The thirty-some­things in SATC were a fickle lot 20 years ago, and the truth is that New York­ers still are. We ex­pect to be able to choose from 17 dif­fer­ent flavours of cream cheese for our morn­ing bagels. Car­ry­ing dozens of the­o­ret­i­cal part­ners in our pock­ets does not in­cline us to ap­pre­ci­ate what we have in hand. Mean­while, apps fa­cil­i­tate in­fi­delity for those who de­sire it: Mr Big would be a fan, I’m sure.

The sex­ual free­dom en­joyed by the pro­tag­o­nists of SATC was much cri­tiqued in the me­dia when the show was re­leased – they slept with many dif­fer­ent men! They some­times had sex on the first date! – but their be­hav­iour seems bor­der­line de­mure by the stan­dards of the dat­ing-app era. When Car­rie and Ai­dan get to­gether, he post­pones sex again and again, de­spite her pleas, un­til he is ready. Now, more of­ten than not, sex comes first – as Joanna

Coles, au­thor of Love Rules: How To Find A Real Re­la­tion­ship In A Digital World, pointed out in a re­cent Times in­ter­view: ‘Peo­ple now have sex with peo­ple to fig­ure out if they like them, whereas, 15 years ago, peo­ple went out with peo­ple to see if they liked them.’

But some might ar­gue that’s not a neg­a­tive. In the Grazia sur­vey, 87% of re­spon­dents agreed with the state­ment: you have to be sex­u­ally com­pat­i­ble to be in a suc­cess­ful re­la­tion­ship. Maybe it’s not al­ways a bad idea to test that com­pat­i­bil­ity early; cer­tainly, that was the lesson that Char­lotte learned in her dis­as­trous first mar­riage to Trey. Then again, easy, early sex must be taken with the caveat that it doesn’t of­ten lead to a se­ri­ous re­la­tion­ship. The truth is that many peo­ple fancy sleep­ing with more peo­ple than the num­ber of peo­ple they re­ally want to romance. And our rel­a­tive re­lax­ation about sex hasn’t, it seems, eased judge­ment too much: the sur­vey also found that 53% of re­spon­dents re­ported be­ing slut-shamed.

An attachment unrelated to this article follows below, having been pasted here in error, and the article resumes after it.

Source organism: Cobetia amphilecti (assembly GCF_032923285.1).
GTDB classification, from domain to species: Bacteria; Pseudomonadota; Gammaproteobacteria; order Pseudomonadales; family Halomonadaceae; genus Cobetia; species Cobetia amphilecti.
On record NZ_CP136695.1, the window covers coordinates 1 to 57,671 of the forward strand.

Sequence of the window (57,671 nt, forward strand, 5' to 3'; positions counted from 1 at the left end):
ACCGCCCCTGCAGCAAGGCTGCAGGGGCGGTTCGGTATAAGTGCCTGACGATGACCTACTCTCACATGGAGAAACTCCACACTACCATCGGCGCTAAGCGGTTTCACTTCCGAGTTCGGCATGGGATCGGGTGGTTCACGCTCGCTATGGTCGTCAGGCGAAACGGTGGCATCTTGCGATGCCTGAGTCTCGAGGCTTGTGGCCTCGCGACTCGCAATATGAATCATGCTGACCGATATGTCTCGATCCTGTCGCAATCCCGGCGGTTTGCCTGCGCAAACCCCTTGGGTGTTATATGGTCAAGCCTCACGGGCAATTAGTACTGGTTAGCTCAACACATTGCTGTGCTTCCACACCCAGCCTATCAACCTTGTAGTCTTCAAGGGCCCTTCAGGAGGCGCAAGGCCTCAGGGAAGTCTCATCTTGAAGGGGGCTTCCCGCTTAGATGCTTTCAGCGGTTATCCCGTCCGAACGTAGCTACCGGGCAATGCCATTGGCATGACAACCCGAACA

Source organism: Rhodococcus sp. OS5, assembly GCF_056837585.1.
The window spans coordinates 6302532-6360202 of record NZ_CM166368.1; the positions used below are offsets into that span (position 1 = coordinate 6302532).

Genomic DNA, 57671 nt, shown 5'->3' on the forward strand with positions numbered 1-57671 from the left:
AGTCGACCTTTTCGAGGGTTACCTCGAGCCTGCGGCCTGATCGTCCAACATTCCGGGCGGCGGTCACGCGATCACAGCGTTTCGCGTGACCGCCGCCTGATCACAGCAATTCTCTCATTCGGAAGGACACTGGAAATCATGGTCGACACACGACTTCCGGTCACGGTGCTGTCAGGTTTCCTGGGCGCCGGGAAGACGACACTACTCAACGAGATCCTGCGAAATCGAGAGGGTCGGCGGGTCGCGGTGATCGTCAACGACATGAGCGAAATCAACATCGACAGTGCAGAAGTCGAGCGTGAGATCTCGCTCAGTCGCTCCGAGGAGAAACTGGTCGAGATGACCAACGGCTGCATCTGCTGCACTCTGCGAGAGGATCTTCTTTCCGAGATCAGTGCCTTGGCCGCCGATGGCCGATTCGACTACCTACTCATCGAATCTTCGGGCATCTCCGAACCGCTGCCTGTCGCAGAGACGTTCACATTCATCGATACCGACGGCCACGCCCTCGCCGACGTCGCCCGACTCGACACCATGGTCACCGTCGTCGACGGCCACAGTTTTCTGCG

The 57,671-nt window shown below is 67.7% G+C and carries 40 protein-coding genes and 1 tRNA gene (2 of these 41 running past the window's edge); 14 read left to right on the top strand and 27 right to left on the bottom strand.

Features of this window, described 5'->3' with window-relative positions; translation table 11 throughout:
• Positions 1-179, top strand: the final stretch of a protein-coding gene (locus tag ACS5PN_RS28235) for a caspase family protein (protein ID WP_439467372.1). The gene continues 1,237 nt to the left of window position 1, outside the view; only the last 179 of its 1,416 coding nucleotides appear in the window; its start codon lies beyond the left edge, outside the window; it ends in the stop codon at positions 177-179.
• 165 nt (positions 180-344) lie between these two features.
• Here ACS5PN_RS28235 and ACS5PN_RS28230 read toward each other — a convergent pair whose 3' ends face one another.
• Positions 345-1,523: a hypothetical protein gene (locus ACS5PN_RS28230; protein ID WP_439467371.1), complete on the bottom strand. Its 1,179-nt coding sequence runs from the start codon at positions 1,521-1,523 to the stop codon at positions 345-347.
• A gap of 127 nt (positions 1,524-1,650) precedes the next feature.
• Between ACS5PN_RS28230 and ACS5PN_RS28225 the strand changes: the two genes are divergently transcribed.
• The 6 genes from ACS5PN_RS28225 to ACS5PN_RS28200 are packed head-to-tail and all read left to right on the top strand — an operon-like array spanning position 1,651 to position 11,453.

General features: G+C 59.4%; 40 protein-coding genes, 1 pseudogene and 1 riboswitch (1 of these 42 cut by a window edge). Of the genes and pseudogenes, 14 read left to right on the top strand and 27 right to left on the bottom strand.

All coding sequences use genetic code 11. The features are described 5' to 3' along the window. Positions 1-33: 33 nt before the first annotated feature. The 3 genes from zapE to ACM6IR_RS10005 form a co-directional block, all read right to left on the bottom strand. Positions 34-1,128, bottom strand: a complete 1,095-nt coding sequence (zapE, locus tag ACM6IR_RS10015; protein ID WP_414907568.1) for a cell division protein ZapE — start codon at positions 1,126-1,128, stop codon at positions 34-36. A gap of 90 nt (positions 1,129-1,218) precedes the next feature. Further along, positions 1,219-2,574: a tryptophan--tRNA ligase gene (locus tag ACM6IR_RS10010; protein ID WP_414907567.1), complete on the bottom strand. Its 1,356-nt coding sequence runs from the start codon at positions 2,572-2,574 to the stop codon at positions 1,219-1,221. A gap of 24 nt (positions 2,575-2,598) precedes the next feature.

And then there’s the break-ups. Back in the day, Car­rie’s com­bat­ive re­la­tion­ship with her writer boyfriend, Berger, ended when he left her a Post-it note, and women view­ers ev­ery­where reeled at the hor­ror. Now, ghost­ing is usual: ev­ery­one who’s spent any time re­cently be­ing sin­gle in New York has a ghost­ing story, and half the time we be­have as if they’re not even that big a deal. Af­ter all, what ex­pec­ta­tions should you have of the good be­hav­iour of a vir­tual stranger, even if you’ve slept with them? The de­bate is less about whether ghost­ing is ac­cept­able and more about sit­u­a­tions un­der which it is def­i­nitely not ac­cept­able. In many cases, a Post-it note would seem al­most ro­man­tic by com­par­i­son – he took the time to write it with an ac­tual pen!

And yet. Lest I give the im­pres­sion that it’s all bad: there’s myr­iad rea­sons that the SATC films aren’t good, and one of them is the way that the main char­ac­ters were squashed into tra­di­tional, het­eronor­ma­tive boxes at the end, de­spite the way that they lived non-tra­di­tional lives through­out the se­ries. Yes, dat­ing in New York still some­times ends in mar­riage, but these days it also doesn’t have to end if you don’t want it to. The NYC of SATC re­volved around thin and rich white women, their part­ners, and a cou­ple of to­ken gay friends.

The NYC of to­day is a di­verse place where it’s the norm to have friends from many dif­fer­ent back­grounds, who live across the gen­der and sex­u­al­ity spec­trum, for peo­ple to live in non-tra­di­tional fam­i­lies or choose to live alone. If Car­rie, Sa­man­tha and Char­lotte ar­rived in New York to­day, they’d have to make some rapid ad­just­ments to their old prej­u­dices and learn to use smart­phones. Mi­randa? She’s al­ready got it: by the time Car­rie and the oth­ers fig­ured out how to get to Brook­lyn, Mi­randa would have come out as a les­bian and be run­ning for gov­er­nor. Who knew that she would turn out to be SATC’S most 2018 char­ac­ter?